A Dundee mum is gearing up to compete in a series of global strongest woman competitions – despite suffering from a serious brain condition.
Izzy Tait, 41, says her passion for the sport has helped her escape the “dark place” she was in after her diagnosis.
The mum-of-four, who only discovered the world of strongwoman training in 2019, suffers from brain separation syndrome and epilepsy as a result of the injury she sustained on a night out in 2015.
Paralysed on right side
But despite experiencing bouts of temporary paralysis, as well as frequent blackouts and seizures, she has managed to forge a successful career as a strongwoman competitor.
Izzy, who holds Scotland’s deadlift and atlas stone record, was left paralysed on her right side following the incident.
She says her recovery has been accelerated by strength training, which has given her a new lease of life and helped her to manage her symptoms.
She said: “I was in a really dark place before. I had depression and anxiety and I was under a psychologist and things like that – I couldn’t leave the house.
“The strongwoman training has helped me overcome all that and now I’m so much more confident and so much happier.
“It’s made me physically and mentally stronger.
“You have to have quite a good mental strength to do it. The training for it is quite vigorous. The events are really quite gruelling.
“Obviously managing that along with my condition can be quite difficult at times as well, but I just do what I can and plod on.”
In January, Izzy suffered a “really bad” relapse of her brain condition, which left her unable to walk for three weeks.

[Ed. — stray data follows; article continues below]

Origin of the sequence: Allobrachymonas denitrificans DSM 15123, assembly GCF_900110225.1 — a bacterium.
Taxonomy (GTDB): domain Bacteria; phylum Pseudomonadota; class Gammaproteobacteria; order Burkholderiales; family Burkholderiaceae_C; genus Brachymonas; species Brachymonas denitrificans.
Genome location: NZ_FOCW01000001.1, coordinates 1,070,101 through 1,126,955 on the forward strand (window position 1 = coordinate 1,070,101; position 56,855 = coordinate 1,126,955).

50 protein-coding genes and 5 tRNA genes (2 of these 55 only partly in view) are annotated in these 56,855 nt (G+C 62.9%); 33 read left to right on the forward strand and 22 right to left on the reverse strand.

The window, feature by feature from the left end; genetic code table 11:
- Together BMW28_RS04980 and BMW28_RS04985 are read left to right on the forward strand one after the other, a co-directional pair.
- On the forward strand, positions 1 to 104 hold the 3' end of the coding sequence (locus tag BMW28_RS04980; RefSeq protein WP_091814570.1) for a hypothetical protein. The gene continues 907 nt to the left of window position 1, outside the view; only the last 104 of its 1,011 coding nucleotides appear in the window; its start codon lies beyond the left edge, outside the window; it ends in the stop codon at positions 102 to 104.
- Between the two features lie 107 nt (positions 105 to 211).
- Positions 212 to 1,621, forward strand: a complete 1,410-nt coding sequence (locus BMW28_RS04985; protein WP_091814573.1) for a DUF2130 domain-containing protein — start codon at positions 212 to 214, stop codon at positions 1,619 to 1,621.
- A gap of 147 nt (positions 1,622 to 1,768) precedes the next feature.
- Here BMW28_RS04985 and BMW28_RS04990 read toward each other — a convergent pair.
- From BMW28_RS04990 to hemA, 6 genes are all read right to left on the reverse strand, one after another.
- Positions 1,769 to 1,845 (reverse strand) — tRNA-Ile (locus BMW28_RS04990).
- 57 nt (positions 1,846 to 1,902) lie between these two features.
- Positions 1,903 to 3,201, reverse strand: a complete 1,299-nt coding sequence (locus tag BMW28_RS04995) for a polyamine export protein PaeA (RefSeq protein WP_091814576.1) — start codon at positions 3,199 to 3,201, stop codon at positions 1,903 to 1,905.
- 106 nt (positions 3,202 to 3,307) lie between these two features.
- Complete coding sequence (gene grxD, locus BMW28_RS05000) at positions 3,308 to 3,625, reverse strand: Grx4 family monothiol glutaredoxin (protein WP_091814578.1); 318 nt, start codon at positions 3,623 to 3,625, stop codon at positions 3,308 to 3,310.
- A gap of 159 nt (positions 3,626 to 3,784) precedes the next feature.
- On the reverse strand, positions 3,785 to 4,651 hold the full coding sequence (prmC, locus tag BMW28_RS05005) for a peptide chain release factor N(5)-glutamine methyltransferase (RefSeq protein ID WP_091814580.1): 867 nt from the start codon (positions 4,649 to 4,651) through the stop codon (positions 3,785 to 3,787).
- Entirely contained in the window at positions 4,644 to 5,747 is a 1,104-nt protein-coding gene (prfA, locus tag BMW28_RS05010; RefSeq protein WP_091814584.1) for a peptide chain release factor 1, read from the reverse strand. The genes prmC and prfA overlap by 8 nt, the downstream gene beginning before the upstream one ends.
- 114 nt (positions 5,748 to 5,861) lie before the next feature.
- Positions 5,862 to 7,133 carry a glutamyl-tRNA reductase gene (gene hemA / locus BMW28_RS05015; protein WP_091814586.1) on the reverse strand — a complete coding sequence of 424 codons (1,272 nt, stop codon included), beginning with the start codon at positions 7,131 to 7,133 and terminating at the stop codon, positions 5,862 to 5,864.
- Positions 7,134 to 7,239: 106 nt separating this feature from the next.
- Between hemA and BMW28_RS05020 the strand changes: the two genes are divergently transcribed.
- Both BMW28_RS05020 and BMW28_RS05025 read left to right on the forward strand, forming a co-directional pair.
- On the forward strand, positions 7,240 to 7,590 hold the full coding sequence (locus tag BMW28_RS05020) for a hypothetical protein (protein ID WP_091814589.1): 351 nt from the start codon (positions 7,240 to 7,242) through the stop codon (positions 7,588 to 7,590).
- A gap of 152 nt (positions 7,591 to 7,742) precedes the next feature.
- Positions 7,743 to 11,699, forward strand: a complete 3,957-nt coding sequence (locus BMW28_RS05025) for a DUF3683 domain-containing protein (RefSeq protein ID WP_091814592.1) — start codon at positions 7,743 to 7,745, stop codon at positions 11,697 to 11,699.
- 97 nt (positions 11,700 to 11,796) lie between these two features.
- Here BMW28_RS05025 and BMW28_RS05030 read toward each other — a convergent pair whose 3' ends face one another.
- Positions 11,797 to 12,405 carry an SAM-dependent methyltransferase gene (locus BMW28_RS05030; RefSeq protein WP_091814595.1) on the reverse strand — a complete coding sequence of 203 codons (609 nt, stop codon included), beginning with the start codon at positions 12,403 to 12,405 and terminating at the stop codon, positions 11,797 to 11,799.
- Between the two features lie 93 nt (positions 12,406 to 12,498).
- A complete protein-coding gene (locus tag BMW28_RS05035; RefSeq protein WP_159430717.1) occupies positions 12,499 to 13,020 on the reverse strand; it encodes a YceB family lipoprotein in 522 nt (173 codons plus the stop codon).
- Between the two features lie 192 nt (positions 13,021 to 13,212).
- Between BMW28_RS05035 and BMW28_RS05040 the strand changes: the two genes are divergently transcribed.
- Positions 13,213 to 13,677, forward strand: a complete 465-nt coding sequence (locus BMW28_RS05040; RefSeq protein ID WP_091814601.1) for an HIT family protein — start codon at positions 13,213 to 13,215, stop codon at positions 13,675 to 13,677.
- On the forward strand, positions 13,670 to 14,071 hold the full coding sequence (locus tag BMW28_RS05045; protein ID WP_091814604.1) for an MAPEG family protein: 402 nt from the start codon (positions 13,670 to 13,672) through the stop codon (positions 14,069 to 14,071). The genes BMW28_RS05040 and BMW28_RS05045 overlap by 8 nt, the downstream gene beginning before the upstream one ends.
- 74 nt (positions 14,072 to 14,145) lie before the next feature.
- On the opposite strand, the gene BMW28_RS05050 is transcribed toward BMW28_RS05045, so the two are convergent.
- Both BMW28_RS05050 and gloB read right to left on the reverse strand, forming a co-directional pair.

But she didn’t let it stop her from pursuing her goals – and just days after getting back on her feet she was hitting the gym.
Izzy has come a long way since her first charity competition three years ago.
Currently, she is preparing to take part in a stone lifting competition in Norway in July and to compete for the second time in Britain’s Strongest Woman in August.
She is also hoping to qualify for World’s Strongest Woman for the first time, when it takes place in Ohio in November.
Izzy trains about four times a week for three hours at a time and can deadlift 252kg as well as lift 140kg stones.
She says female competitors still face many “barriers” in the sport.
She said: “There’s still such a long way to go.
‘I get called a man’
“Obviously World’s Strongest Man is on TV every December. It’s a huge thing. But you’ll never ever get to see the women’s side of it.
“The guys get paid so much for it, whereas we don’t get anything really. We get a little trophy and that’s about it.”
But she says things are “moving in the right direction”, with the UK’s Strongest Women competition “starting to get the recognition that it deserves”.
The contest was televised for the first time this year.
Izzy has also had to contend with abusive comments from people on social media.
She said: “I get called a man.
“People ask me, ‘Why would you want to do that? Why would you put your body through that? Why do you want to have muscles like that? That’s a men’s sport, you shouldn’t be doing it’.
“I’m like, ‘Well, because I can’.”
Kids are ‘biggest motivation’
But she says the comments just make her more determined to make her kids proud.
Izzy is mum to Conor, 23, Keiran, 21, Kyla, 14, and Sophie, nine.
She said: “My kids are hugely supportive – they all love what I do.
“I thought the boys would maybe have a bit of an issue with it. But they absolutely love it. They come to my comps – they’re my absolute top supporters.
“They’re my biggest motivation.”